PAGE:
We’ve mentioned before that combat is the heart of the Pathfinder Roleplaying Game. That’s true mostly because mechanics and rules are the heart of any game. (In my opinion, the complete absence of rules from roleplaying is make-believe; the presence of even the smallest rule makes it a roleplaying game). When we talk about the Pathfinder Roleplaying Game, 90% of the mechanics rules you see involve combat, which is where I’m coming from when I make this claim. So for that reason, if you involve mechanics then the mechanics themselves can’t be a MacGuffin. For example, if you have an all-powerful object that keeps the forces of Hell at bay, functioning as a massive magic circle against evil spell but never explain how the object was made, who made it, or how the object functions, then you have an acceptable MacGuffin. The MacGuffin’s isn’t explained well in the narrative, but it is mechanically sound in what it does. Likewise, the example of Aroden is fine because gods have few to no mechanics in place as it is, so understanding how a god can die is literally out of the realm of the explainable with the Pathfinder Roleplaying Game anyway. You don’t need a sound narrative for a plot device in a story, but if it functions in game terms, it needs to provide some sort of mechanics to it.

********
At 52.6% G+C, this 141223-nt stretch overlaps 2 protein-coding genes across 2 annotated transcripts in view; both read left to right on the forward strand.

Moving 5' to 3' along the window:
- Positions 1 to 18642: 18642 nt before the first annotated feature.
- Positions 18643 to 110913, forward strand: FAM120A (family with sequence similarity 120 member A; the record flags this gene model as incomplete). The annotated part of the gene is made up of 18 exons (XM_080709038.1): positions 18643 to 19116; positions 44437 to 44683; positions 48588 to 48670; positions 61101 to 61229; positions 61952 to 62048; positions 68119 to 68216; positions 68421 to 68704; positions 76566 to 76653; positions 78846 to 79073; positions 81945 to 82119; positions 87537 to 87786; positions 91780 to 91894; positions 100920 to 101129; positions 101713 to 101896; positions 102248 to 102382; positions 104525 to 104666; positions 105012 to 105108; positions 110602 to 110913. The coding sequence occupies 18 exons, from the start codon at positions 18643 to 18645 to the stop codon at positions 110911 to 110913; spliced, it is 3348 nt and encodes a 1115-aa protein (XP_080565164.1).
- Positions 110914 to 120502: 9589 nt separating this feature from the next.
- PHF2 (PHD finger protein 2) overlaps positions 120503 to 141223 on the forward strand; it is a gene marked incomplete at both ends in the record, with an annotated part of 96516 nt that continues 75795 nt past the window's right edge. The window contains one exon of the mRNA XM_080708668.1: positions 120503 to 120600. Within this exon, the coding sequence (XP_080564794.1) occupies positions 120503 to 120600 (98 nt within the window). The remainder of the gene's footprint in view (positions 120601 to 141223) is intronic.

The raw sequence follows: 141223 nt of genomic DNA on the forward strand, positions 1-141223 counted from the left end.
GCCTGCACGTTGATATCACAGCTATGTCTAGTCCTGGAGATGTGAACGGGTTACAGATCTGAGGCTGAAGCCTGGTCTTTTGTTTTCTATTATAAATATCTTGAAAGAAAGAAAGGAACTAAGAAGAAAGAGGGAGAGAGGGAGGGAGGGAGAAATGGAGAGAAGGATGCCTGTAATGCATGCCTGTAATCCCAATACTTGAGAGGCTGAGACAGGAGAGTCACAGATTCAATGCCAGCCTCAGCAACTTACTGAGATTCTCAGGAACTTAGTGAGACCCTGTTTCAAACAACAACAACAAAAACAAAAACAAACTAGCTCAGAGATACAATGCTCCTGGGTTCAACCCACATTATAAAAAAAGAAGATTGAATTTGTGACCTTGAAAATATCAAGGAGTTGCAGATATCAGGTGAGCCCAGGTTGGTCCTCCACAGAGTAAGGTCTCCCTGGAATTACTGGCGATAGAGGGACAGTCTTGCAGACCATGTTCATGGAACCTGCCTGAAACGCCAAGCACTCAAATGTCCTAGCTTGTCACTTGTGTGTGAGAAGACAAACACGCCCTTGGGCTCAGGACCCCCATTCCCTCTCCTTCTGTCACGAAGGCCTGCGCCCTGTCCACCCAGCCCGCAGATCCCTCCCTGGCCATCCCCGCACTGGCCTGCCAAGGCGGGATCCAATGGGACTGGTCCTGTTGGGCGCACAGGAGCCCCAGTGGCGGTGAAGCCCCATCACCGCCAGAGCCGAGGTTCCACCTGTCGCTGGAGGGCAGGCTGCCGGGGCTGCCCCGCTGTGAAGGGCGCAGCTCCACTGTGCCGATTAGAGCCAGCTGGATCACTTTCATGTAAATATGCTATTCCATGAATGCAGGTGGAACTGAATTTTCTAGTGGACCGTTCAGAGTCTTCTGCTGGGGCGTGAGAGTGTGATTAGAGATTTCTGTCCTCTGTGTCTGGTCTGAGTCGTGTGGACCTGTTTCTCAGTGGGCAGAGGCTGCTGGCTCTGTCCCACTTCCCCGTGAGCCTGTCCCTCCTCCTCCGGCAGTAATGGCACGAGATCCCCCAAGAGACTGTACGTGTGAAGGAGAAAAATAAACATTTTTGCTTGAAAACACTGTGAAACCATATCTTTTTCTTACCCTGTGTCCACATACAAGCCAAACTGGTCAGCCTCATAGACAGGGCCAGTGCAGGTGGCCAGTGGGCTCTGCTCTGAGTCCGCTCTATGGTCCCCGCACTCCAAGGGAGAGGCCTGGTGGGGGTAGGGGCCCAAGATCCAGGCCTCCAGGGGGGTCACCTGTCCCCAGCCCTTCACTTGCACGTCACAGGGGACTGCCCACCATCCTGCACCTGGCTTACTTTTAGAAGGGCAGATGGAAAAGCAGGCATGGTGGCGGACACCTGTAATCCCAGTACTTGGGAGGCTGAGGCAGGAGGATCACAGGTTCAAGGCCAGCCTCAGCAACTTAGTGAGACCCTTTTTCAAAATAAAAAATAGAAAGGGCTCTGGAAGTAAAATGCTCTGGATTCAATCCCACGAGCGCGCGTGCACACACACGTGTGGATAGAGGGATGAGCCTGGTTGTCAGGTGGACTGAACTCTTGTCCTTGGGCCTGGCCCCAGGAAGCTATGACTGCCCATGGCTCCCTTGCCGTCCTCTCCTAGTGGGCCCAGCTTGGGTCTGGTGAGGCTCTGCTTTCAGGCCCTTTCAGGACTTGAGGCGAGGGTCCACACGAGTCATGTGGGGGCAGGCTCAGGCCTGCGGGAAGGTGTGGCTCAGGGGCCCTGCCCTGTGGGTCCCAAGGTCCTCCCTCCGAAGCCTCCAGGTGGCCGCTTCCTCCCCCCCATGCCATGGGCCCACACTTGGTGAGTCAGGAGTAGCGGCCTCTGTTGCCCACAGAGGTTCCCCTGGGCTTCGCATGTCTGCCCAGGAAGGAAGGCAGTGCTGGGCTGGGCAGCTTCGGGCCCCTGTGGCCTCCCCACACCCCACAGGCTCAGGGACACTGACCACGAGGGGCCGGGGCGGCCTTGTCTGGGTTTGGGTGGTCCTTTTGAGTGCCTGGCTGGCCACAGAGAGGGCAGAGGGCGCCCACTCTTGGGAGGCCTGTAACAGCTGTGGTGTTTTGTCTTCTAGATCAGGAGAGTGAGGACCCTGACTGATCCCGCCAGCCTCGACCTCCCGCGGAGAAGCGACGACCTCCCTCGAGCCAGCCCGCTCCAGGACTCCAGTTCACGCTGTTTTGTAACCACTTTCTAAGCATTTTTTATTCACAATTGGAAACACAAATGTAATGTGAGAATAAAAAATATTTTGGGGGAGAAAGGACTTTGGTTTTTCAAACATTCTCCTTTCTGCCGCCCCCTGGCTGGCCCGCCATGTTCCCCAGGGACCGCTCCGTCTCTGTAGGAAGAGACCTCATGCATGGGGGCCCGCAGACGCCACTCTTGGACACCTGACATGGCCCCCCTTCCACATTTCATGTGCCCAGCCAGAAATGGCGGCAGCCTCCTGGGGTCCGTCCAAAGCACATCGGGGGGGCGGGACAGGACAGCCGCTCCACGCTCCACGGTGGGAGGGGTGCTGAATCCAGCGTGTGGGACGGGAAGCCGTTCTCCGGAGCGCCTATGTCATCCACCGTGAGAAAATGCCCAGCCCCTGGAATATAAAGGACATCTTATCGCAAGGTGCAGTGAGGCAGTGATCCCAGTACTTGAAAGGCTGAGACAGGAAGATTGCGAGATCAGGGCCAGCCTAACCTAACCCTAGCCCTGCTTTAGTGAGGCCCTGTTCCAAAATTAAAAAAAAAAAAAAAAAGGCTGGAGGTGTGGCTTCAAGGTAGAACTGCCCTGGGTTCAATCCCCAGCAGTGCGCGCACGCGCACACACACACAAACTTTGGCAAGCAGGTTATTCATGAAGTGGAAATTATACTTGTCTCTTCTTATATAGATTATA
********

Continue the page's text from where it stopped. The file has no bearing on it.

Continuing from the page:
So, let’s talk about “When MacGuffins Go Wrong.” A MacGuffin goes wrong whenever it provides a clear mechanical benefit that can’t be explained by the mechanics. For example, you don’t need to know why a pulsating shard of a wardstone gives you a massive, mythic boost: you only need to know what game mechanics that mythic power gives you.
But when you possess a magic ring that just sort of makes things happen for no reason, then you have a mechanical MacGuffin. In my GM NPC article series, I told the story of my friend who gave an NPC a magic compass that allowed him to teleport the ship, its cargo, and its crew (but not the raiders on the deck) to a random location. Now, teleportation is a clearly defined mechanic in 3.5 Edition. However, no teleportation spell explained for how every enemy on the deck was “spliced,” turning their bodies inside-out and killing them all instantly. This is what we would call a mechanical MacGuffin, and they’re often problems in the long run. Not because GMs should never, ever stray from existing mechanics or anything, but because poorly defined mechanics often turn into commonly abused player crutches. As an example, what if every time we were raided, we just used the magic compass to teleport away and instantly kill our invaders. It is hardly a challenge for us, while the invaders apparently can’t do anything to stop it. But the moment they can, then we the players cry foul because the GM is “ruining our super awesome trick” that was never really ours to begin with.